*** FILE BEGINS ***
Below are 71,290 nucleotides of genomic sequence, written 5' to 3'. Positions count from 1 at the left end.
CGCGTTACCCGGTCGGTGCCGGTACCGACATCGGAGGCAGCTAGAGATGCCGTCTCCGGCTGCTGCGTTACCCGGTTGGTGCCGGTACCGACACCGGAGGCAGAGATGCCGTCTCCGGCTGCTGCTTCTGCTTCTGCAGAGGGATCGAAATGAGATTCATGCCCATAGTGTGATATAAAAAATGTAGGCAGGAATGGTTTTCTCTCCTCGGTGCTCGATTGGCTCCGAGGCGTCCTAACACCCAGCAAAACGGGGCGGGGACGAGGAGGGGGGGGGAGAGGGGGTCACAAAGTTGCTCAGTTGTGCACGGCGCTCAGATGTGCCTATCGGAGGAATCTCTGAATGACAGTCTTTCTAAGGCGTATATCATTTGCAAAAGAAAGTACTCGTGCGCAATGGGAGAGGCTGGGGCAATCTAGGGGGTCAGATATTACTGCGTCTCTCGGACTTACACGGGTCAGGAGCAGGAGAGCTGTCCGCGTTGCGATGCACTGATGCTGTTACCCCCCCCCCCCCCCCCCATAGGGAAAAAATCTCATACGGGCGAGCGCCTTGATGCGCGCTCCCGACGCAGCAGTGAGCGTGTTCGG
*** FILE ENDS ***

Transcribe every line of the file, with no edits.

Below are 71,290 nucleotides of genomic sequence, written 5' to 3'. Positions count from 1 at the left end.
CGCGTTACCCGGTCGGTGCCGGTACCGACATCGGAGGCAGCTAGAGATGCCGTCTCCGGCTGCTGCGTTACCCGGTTGGTGCCGGTACCGACACCGGAGGCAGAGATGCCGTCTCCGGCTGCTGCTTCTGCTTCTGCAGAGGGATCGAAATGAGATTCATGCCCATAGTGTGATATAAAAAATGTAGGCAGGAATGGTTTTCTCTCCTCGGTGCTCGATTGGCTCCGAGGCGTCCTAACACCCAGCAAAACGGGGCGGGGACGAGGAGGGGGGGGGAGAGGGGGTCACAAAGTTGCTCAGTTGTGCACGGCGCTCAGATGTGCCTATCGGAGGAATCTCTGAATGACAGTCTTTCTAAGGCGTATATCATTTGCAAAAGAAAGTACTCGTGCGCAATGGGAGAGGCTGGGGCAATCTAGGGGGTCAGATATTACTGCGTCTCTCGGACTTACACGGGTCAGGAGCAGGAGAGCTGTCCGCGTTGCGATGCACTGATGCTGTTACCCCCCCCCCCCCCCCCCATAGGGAAAAAATCTCATACGGGCGAGCGCCTTGATGCGCGCTCCCGACGCAGCAGTGAGCGTGTTCGG